Sweet cherries are the ones most often found in markets. They have a thick, rich, and almost plumb-like texture. Sweet cherries grow in zones 5 to 7; they are self-sterile and best for an orchard or a large garden. You'll need at least two or three trees so that they can pollinate each other. However, a recent and exciting development in sweet cherries is the dwarf self-pollinating "Stella."

Sour cherries are not usually eaten raw, but are widely used for preserves and other cooking uses. Sour cherries are much smaller than sweet cherries and all varieties are self-fertile. They grow in zones 4 to 6.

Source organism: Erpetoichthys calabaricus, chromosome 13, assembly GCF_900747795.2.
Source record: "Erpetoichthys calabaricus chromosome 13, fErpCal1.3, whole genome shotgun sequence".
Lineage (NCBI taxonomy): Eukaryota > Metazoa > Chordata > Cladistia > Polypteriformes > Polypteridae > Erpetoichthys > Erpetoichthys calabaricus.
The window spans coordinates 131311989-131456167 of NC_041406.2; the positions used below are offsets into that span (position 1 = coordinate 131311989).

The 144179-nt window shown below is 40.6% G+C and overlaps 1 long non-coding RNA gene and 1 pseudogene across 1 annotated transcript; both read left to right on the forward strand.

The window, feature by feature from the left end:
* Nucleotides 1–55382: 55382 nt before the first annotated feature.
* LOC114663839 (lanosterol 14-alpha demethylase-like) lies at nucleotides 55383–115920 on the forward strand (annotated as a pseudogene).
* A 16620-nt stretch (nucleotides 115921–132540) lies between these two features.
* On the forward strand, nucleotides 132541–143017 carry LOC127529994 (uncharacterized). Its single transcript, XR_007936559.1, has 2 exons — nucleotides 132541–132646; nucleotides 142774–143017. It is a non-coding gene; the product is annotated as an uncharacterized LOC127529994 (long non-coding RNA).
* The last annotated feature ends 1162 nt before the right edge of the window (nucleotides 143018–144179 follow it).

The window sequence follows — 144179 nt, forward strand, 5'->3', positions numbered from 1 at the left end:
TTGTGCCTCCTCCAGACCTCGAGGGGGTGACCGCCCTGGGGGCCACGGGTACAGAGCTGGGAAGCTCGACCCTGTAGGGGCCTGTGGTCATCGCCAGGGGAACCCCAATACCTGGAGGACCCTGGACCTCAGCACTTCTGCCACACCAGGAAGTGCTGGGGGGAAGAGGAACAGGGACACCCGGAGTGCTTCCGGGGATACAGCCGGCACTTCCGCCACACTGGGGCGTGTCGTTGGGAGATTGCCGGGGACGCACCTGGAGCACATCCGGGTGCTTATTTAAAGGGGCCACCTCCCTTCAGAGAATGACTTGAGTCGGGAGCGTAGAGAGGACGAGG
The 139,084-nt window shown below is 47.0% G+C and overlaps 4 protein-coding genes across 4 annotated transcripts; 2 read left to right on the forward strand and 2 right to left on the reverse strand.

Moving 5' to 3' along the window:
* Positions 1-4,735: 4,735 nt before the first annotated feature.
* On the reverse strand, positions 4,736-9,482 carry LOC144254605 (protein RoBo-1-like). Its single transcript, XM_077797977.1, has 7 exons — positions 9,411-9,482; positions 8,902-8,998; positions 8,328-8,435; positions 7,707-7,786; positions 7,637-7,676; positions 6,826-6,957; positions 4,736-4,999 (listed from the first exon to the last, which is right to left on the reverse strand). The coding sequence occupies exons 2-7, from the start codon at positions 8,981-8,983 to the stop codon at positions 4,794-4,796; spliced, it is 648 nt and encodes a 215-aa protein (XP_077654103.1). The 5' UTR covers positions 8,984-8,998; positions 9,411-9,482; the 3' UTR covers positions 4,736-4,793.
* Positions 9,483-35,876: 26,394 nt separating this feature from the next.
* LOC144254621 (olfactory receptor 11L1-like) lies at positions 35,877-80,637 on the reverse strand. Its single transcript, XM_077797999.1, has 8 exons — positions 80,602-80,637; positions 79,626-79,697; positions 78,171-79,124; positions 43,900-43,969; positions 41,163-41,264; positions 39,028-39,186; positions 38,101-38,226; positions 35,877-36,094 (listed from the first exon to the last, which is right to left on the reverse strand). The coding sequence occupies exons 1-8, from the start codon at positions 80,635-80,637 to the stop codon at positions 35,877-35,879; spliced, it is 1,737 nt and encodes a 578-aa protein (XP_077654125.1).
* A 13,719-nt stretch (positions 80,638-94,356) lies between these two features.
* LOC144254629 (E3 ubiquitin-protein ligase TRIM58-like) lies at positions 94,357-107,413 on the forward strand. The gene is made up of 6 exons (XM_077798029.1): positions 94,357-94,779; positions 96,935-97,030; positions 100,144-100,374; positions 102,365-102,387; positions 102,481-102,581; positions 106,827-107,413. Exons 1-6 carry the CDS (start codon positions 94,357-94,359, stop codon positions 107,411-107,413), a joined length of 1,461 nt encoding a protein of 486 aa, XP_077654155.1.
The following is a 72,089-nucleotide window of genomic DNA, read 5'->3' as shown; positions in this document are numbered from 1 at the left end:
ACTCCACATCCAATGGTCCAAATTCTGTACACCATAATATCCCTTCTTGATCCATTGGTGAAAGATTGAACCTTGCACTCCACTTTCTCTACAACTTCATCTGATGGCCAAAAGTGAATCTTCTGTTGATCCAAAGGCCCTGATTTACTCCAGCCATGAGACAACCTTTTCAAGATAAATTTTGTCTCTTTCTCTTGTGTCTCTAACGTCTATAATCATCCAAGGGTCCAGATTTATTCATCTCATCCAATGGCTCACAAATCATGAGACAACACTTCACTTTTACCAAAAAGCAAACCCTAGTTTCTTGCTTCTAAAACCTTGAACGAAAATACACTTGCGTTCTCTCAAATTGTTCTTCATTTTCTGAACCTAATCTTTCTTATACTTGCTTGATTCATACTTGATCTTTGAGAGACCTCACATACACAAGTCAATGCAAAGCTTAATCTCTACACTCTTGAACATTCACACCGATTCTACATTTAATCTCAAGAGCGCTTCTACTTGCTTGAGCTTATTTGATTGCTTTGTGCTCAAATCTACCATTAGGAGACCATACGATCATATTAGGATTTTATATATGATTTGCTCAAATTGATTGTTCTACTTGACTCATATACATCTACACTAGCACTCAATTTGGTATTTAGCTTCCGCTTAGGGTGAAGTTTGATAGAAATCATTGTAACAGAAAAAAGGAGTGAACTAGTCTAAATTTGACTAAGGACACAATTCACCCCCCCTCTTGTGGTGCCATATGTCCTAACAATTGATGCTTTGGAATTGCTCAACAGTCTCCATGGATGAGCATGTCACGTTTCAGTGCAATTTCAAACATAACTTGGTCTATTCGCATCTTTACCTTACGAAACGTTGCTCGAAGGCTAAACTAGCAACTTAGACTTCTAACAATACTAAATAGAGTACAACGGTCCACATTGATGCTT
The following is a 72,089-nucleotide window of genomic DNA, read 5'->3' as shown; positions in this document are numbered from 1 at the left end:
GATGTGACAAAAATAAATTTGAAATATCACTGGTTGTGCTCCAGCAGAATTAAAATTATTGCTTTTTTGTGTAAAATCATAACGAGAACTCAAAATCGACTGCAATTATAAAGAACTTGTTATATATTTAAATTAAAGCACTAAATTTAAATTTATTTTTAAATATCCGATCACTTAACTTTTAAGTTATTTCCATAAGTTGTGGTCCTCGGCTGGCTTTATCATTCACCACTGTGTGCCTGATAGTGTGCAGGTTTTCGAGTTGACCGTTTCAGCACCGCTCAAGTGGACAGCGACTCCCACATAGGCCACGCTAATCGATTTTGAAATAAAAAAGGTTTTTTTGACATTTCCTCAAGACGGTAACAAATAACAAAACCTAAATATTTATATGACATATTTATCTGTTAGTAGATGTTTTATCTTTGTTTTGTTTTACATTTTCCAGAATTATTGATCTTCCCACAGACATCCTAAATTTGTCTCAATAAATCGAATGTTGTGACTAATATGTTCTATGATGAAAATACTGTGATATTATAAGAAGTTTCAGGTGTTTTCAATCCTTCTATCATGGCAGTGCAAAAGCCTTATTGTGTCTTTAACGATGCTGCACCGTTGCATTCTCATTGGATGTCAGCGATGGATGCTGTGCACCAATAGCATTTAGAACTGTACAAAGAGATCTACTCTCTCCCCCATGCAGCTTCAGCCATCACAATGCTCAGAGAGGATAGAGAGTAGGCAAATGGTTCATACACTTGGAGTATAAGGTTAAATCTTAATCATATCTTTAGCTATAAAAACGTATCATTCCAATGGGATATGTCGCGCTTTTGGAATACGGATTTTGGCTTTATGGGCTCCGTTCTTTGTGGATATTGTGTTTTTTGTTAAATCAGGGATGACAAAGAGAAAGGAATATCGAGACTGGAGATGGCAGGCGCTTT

Cherry trees generally start bearing fruit in their fourth year: dwarf trees bear fruit a year earlier. One mature, standard-size tart or sweet cherry tree will produce 30 to 50 quarts of cherries each year; a dwarf tree, about 10 to 15 quarts.